What Are You Afraid Of?

Playground (Children Playing). Jeffrey Smart, 1951.

My father was a civil engineer. He worked in the design and construction of public works—highways, reservoirs, dams, that sort of thing. He traveled to wherever the job was, bringing his family along with him. We lived in thirteen states by the time I was six years old. When I started school, my mother told my father that our constant moving would have to stop. I didn’t go to kindergarten. I went to first grade in Rhode Island, second grade in Virginia, and the third grade in Mobile, Alabama, where my father had taken a job with the United States Army Corps of Engineers. We were to live in Alabama for two years.

In Mobile, my parents enrolled me for the first time, in a religious school. Ironically, it was in this school that I encountered a bully for the first time. As the new kid in class, I was a natural target. A boy whose name and appearance I still recall vividly selected me to be the victim of his bullying. Every school day, I suffered one form or another of intimidation. Most of it was verbal, name-calling, teasing, or mocking me, but not all of it. As I would walk between rows of desks, his foot would suddenly appear in the aisle, tripping me up. He would stand in doorways blocking my entry or exit. In the hallways, he seemed to run into me “accidentally” many times.

I hated what was happening, but I didn’t know what to do about it. It wasn’t long before I began to dread going to school. I tried to avoid the boy, but he saw to it that I couldn’t. Desperate, I decided to speak to my father about it. One Sunday afternoon, we sat down together at the kitchen table, his favorite spot in the house. He had a freshly made cup of coffee and had set aside time to talk to me. He asked me what I wanted to talk about.

I told him that something was bothering me at school, that a boy was picking on me. He wanted to know if I had asked the boy to stop. I told him no that I hadn’t. He then asked a simple question: Why not? I told him I hadn’t because I was afraid. Then came the critical question: What are you afraid of? I knew the answer. I’m afraid he might hurt me, I said. No dissembling, that was the truth.

He paused a few moments, then looked at me. Son, he said, if the boy breaks your nose, your nose will heal, but if he breaks your spirit, you will never get over it. That was a sophisticated statement to make to an eight-year-old boy. Though my nose had never been broken, I had an idea of what that might look like, might feel like. My father once told me, in a different context, that his nose had been broken several times when he was growing up. I had no idea, however, about what a broken spirit would look like, or feel like. I only knew that whatever it was, it was something I would never get over, something that would never heal. I didn’t like the sound of that. My father didn’t say anything else. He didn’t tell me what to do. Our conversation was over.

The next morning, as I got ready for school, I felt like, today, something is going to happen. Things are going to be different. I wasn’t sure what was going to happen, only that it might involve my coming home with a broken nose.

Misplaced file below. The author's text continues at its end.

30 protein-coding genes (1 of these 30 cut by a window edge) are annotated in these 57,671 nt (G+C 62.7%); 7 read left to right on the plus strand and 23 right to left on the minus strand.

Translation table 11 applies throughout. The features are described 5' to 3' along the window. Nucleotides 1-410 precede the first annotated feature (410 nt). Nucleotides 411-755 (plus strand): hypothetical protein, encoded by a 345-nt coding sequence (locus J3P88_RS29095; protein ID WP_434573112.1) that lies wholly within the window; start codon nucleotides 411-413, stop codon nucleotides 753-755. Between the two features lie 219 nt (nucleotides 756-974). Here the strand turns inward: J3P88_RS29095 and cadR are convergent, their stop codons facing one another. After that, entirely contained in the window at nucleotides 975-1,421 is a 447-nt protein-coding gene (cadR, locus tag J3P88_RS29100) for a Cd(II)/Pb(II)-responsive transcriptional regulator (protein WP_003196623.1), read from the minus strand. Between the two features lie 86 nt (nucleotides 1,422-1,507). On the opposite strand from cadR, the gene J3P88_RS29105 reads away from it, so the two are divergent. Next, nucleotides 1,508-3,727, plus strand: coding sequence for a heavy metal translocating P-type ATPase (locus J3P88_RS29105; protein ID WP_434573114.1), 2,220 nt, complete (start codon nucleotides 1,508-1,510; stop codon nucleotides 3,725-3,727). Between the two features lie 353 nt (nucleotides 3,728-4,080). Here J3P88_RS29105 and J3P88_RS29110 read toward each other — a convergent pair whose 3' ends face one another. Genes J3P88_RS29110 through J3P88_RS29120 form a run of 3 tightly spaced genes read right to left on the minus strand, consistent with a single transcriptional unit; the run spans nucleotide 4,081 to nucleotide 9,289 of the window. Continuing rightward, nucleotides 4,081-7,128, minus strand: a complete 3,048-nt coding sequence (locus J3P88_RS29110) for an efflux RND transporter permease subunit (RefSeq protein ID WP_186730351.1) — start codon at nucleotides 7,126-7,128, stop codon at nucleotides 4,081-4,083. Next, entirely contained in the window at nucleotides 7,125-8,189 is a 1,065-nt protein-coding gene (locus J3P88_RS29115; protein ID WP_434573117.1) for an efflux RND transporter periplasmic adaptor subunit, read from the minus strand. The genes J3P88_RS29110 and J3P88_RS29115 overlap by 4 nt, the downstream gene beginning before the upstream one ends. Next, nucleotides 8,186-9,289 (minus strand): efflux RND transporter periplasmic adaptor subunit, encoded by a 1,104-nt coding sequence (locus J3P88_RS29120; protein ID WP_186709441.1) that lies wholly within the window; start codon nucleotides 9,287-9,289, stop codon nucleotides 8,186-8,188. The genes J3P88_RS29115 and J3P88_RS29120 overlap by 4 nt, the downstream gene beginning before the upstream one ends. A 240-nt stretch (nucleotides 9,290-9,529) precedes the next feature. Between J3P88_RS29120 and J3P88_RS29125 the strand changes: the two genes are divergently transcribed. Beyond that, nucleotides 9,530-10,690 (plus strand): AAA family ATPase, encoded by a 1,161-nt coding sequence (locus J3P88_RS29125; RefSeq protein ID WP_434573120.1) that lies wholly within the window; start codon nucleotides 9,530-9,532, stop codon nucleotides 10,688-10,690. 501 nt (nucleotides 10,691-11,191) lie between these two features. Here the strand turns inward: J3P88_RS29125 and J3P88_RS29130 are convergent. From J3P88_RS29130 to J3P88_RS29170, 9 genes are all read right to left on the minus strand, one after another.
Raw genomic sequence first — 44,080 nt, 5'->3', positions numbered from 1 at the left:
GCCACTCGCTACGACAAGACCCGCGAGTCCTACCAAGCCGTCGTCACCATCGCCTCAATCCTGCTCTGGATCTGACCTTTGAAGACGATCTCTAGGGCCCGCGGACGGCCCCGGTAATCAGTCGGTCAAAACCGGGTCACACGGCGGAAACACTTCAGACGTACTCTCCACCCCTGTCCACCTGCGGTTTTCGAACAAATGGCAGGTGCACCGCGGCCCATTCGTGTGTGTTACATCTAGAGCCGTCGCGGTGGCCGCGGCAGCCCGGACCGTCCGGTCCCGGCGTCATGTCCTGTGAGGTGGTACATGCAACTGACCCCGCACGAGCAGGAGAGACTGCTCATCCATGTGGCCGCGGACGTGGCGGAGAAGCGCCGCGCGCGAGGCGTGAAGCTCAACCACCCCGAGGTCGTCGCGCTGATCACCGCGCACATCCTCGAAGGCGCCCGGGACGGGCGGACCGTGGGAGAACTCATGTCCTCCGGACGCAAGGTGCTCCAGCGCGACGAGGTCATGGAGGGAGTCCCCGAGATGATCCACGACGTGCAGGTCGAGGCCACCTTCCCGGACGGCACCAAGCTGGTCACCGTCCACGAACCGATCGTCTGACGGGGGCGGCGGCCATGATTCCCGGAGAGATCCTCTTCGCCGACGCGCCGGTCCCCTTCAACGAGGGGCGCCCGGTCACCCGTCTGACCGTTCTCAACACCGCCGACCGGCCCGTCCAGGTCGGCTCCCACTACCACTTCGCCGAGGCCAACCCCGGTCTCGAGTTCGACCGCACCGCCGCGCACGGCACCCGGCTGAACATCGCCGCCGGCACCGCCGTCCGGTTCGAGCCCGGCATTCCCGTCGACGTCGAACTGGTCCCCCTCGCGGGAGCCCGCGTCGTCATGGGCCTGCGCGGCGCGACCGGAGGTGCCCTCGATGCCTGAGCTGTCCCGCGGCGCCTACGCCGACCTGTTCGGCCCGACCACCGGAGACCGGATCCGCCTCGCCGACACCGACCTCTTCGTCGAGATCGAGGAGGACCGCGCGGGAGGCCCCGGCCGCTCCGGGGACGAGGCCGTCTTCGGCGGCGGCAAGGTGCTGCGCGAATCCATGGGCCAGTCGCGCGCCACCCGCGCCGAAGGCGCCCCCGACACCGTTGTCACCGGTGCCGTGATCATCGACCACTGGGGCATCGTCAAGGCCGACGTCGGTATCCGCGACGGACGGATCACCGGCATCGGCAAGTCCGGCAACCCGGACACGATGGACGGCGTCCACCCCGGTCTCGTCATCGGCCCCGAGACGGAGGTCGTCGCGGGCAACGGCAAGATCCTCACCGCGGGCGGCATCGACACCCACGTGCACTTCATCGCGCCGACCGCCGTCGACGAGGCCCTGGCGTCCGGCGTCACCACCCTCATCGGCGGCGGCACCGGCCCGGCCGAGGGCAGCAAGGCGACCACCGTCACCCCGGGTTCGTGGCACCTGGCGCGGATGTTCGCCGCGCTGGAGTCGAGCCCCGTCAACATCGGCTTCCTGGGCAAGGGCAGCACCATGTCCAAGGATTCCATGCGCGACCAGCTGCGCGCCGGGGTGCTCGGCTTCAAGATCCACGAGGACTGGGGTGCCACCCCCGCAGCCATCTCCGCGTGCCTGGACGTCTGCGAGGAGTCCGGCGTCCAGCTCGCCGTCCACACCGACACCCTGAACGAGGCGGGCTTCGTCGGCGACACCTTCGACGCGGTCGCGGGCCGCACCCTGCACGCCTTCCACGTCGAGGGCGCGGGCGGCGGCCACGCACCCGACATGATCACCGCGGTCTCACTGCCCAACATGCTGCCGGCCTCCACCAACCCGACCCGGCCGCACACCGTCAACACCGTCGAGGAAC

At school, on the playground during recess, the usual scenario began. The bully approached me and started teasing me. I told him to stop. This response was something new. He looked at me and said: And if I don’t stop, what are you going to do about it? Something came over me. I rushed at him, caught him off-balance, and knocked him down. I immediately sat on his chest and pinned his wrists to the ground. Both of us were surprised, me by how easy it had happened, and him by my having done it at all.

He yelled, Get off of me. Tell me you’ll leave me alone, I replied. Get off, he shouted again. Promise you’ll leave me alone, I repeated. In those days, boys in religious schools wore ties. Mine was hanging down, just above the boy’s mouth. In frustration at being unable to free himself, he bent his head up, caught a piece of my tie, and pulled at it. Some threads from the tie went into his mouth; he turned his head to the side and spat them out. All right, he said, I promise. I’ll leave you alone. And he did.

At the end of the fourth grade, we moved to Jackson, Mississippi, where I grew up, graduating from college there. No sooner did I start the fifth grade in Jackson, though, than I ran into a new bully. This time, however, I knew what to do about it.

Please don’t misunderstand me. I’m not suggesting that you handle your bullies the way I did, by pushing them to ground and pinning them down. In today’s world, that could be a dangerous option. However, I do believe that, if you find yourself being bullied, it’s a good idea to ask yourself the question my father asked me: What are you afraid of? Then name it. Be as detailed in describing your fear as you can be. Next, ask yourself if you’re willing to pay the price to get rid of your fear, or live with it: a broken nose or a broken spirit. Know the cost; accept the cost.

My father died young. He was only fifty-nine years old. By the time he died, his nose had been broken several times, in one way or another, literally and figuratively. He lost a job that I know he loved, when he was fifty-five years old, four years before he died. But no one, as far as I know, ever broke his spirit.

All the best!

©2019 All Rights Reserved

Author: Gershon Ben-Avraham

Gershon Ben-Avraham is an American-Israeli writer. He lives in Beersheba, Israel, on the edge of the Negev Desert. He and his wife share their lives with a gentle blue-merle long-haired collie. Ben-Avraham earned an MA in Philosophy (Aesthetics) from Temple University. His short story, “Yoineh Bodek,” (Image) received “Special Mention” in the Pushcart Prize XLlV: Best of the Small Presses 2020 Edition. Kelsay Books published his chapbook “God’s Memory” in 2021. חב"ד‎

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